Before concluding this brief account of Hastāmalaka’s affirmation of Self-realization, the fact may be noted that he may be cited as the living proof of the state of jīvanmukti, implicit in the Advaitic position that Jīva is, in truth, nityopalabdhisvarūpa. None of the verses directly mentions it; the Commentary, however, argues the case as follows. The paradox resulting from the contention that Mukti is a state of disembodiment, and that, nevertheless, the jīvanmukta lives in the body has to be resolved. One may urge that by the disembodied state is meant, not that life in the body has ceased, but that egoistic experiences incidental to such life have ceased. This however is inconceivable; for so long as the sense-organs operate cessation of such experiences is out of question.
“But as egoistic experiences result from nescience, should not their cessation logically follow from the fact that right knowledge or samyagdarśana has dispelled nescience?”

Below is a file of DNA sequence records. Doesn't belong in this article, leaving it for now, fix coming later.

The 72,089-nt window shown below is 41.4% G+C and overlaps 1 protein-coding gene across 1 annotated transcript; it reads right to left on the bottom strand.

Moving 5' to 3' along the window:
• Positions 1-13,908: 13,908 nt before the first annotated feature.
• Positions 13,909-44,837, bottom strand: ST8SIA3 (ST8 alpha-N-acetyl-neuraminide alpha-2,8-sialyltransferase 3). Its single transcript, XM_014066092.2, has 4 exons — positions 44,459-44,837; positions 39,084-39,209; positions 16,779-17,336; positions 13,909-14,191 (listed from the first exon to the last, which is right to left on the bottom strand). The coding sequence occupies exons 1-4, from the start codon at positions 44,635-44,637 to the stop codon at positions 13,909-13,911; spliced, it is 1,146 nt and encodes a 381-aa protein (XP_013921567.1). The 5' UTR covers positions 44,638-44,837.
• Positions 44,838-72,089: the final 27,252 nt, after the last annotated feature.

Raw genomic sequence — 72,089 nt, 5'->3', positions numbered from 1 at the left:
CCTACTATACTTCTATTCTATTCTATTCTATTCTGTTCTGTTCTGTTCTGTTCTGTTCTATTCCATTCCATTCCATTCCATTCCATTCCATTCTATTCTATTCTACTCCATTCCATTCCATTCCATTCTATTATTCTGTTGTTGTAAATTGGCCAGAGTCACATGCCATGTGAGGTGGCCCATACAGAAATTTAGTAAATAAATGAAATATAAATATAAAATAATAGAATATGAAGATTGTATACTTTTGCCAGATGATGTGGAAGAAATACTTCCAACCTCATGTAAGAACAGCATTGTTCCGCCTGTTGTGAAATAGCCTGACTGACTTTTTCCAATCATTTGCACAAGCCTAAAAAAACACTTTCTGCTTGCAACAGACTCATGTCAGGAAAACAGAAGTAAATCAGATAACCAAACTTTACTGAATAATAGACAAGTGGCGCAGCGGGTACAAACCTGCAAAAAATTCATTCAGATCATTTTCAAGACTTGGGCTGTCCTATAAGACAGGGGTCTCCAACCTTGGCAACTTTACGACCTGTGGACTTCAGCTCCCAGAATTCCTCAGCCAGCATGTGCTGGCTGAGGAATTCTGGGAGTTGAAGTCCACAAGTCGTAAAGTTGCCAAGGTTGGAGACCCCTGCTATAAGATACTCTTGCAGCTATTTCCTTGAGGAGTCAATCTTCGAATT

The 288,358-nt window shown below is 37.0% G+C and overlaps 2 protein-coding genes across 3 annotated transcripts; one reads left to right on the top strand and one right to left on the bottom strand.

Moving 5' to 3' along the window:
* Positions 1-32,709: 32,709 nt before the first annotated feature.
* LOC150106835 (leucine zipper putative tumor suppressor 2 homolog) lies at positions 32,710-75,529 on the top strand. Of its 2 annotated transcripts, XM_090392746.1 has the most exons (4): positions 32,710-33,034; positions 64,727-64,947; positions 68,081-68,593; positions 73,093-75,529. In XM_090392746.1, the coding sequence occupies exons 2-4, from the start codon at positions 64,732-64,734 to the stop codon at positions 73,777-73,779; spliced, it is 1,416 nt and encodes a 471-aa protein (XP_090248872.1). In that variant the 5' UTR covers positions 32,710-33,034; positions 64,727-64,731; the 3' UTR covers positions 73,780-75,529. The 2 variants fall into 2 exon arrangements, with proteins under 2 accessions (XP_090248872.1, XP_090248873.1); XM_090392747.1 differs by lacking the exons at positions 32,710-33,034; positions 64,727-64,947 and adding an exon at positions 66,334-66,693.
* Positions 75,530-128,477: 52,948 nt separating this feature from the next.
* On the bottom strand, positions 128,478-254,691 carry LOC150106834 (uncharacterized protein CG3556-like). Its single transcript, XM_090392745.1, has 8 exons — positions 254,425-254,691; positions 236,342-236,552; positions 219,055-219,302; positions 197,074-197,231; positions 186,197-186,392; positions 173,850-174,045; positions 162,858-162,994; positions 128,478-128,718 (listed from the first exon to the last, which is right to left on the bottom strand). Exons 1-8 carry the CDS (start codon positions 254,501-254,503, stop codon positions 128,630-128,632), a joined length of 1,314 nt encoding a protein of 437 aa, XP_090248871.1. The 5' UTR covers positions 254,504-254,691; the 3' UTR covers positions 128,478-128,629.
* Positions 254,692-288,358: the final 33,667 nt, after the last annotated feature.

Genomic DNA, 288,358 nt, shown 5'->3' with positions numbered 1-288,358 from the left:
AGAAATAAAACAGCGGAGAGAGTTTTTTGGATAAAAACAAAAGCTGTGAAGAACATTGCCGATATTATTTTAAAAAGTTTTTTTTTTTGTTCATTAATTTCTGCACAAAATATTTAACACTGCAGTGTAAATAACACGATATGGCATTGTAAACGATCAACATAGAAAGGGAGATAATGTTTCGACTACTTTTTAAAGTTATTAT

No; for, though nescience has been dispelled, its consequences may very well persist as in the case with the illusory experience of the double moon. How else can the fact of embodiment of the liberated sage be accounted for? The assertion of Śruti that pleasure and pain never cease for the embodied being may be cited as negativing the dogma of jīvanmukti.
The following considerations, however, must be urged against the arguments set forth above. One who lives alone may acquire the knowledge of the real, tattvajñāna. No dead man ever grows wiser. In fact the circumstances leading to right knowledge, such as the study of scriptures, ratiocination, the cultivation of moral virtues, etc., are relevant only to the living. The latter alone may take the step of renunciation, the sine qua non of illumination. Hence right knowledge or Ātmajñāna can accrue only to, the living and it must entail emancipation in a state of embodiment.
In conclusion the point may be stressed that the sage Hastāmalaka is not concerned to develop a full-fledged system of philosophy with its complement of metaphysics, ethics, logic, and so forth. He just reveals, in the brief compass of twelve verses, Ms vision of non-dual Reality as plenary Consciousness. The charge of acosmism against his position, therefore, far from detracting from the merit of his affirmation is bound to prove a compliment.